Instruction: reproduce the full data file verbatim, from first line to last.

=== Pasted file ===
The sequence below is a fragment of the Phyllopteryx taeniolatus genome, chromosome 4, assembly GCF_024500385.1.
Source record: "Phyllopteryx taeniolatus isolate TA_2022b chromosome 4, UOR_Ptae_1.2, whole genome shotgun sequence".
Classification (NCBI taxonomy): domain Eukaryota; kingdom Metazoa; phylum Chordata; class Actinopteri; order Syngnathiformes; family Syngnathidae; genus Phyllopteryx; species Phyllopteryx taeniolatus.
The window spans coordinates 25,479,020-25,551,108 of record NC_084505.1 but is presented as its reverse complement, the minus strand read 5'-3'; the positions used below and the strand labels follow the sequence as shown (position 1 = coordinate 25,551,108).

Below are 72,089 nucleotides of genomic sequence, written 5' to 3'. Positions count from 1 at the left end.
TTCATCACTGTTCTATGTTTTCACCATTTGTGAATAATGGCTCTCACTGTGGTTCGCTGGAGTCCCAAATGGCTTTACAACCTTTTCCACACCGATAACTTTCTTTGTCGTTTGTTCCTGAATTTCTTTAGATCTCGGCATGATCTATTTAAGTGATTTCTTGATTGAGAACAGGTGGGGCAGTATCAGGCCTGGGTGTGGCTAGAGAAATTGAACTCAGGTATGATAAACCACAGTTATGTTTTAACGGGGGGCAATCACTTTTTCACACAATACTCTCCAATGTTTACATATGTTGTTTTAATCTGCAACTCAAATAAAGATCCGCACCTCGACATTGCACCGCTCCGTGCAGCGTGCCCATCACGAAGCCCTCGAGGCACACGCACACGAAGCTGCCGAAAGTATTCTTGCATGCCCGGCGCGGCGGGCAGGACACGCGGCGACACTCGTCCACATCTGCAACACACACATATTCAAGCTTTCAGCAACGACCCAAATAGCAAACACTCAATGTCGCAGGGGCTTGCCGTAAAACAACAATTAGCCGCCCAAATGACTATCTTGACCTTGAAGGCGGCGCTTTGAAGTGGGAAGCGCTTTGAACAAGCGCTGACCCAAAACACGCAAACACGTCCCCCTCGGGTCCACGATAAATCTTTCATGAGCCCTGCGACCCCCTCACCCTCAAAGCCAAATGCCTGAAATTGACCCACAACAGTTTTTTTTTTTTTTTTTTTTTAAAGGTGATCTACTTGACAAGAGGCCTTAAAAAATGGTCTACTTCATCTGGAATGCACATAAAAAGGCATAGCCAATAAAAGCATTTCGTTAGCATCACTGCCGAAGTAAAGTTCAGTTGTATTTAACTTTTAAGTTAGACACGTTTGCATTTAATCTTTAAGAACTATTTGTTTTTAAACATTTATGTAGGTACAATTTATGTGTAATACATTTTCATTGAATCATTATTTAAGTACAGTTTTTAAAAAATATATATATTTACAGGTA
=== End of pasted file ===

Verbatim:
The sequence below is a fragment of the Phyllopteryx taeniolatus genome, chromosome 4, assembly GCF_024500385.1.
Source record: "Phyllopteryx taeniolatus isolate TA_2022b chromosome 4, UOR_Ptae_1.2, whole genome shotgun sequence".
Classification (NCBI taxonomy): domain Eukaryota; kingdom Metazoa; phylum Chordata; class Actinopteri; order Syngnathiformes; family Syngnathidae; genus Phyllopteryx; species Phyllopteryx taeniolatus.
The window spans coordinates 25,479,020-25,551,108 of record NC_084505.1 but is presented as its reverse complement, the minus strand read 5'-3'; the positions used below and the strand labels follow the sequence as shown (position 1 = coordinate 25,551,108).

Below are 72,089 nucleotides of genomic sequence, written 5' to 3'. Positions count from 1 at the left end.
TTCATCACTGTTCTATGTTTTCACCATTTGTGAATAATGGCTCTCACTGTGGTTCGCTGGAGTCCCAAATGGCTTTACAACCTTTTCCACACCGATAACTTTCTTTGTCGTTTGTTCCTGAATTTCTTTAGATCTCGGCATGATCTATTTAAGTGATTTCTTGATTGAGAACAGGTGGGGCAGTATCAGGCCTGGGTGTGGCTAGAGAAATTGAACTCAGGTATGATAAACCACAGTTATGTTTTAACGGGGGGCAATCACTTTTTCACACAATACTCTCCAATGTTTACATATGTTGTTTTAATCTGCAACTCAAATAAAGATCCGCACCTCGACATTGCACCGCTCCGTGCAGCGTGCCCATCACGAAGCCCTCGAGGCACACGCACACGAAGCTGCCGAAAGTATTCTTGCATGCCCGGCGCGGCGGGCAGGACACGCGGCGACACTCGTCCACATCTGCAACACACACATATTCAAGCTTTCAGCAACGACCCAAATAGCAAACACTCAATGTCGCAGGGGCTTGCCGTAAAACAACAATTAGCCGCCCAAATGACTATCTTGACCTTGAAGGCGGCGCTTTGAAGTGGGAAGCGCTTTGAACAAGCGCTGACCCAAAACACGCAAACACGTCCCCCTCGGGTCCACGATAAATCTTTCATGAGCCCTGCGACCCCCTCACCCTCAAAGCCAAATGCCTGAAATTGACCCACAACAGTTTTTTTTTTTTTTTTTTTTTAAAGGTGATCTACTTGACAAGAGGCCTTAAAAAATGGTCTACTTCATCTGGAATGCACATAAAAAGGCATAGCCAATAAAAGCATTTCGTTAGCATCACTGCCGAAGTAAAGTTCAGTTGTATTTAACTTTTAAGTTAGACACGTTTGCATTTAATCTTTAAGAACTATTTGTTTTTAAACATTTATGTAGGTACAATTTATGTGTAATACATTTTCATTGAATCATTATTTAAGTACAGTTTTTAAAAAATATATATATTTACAGGTA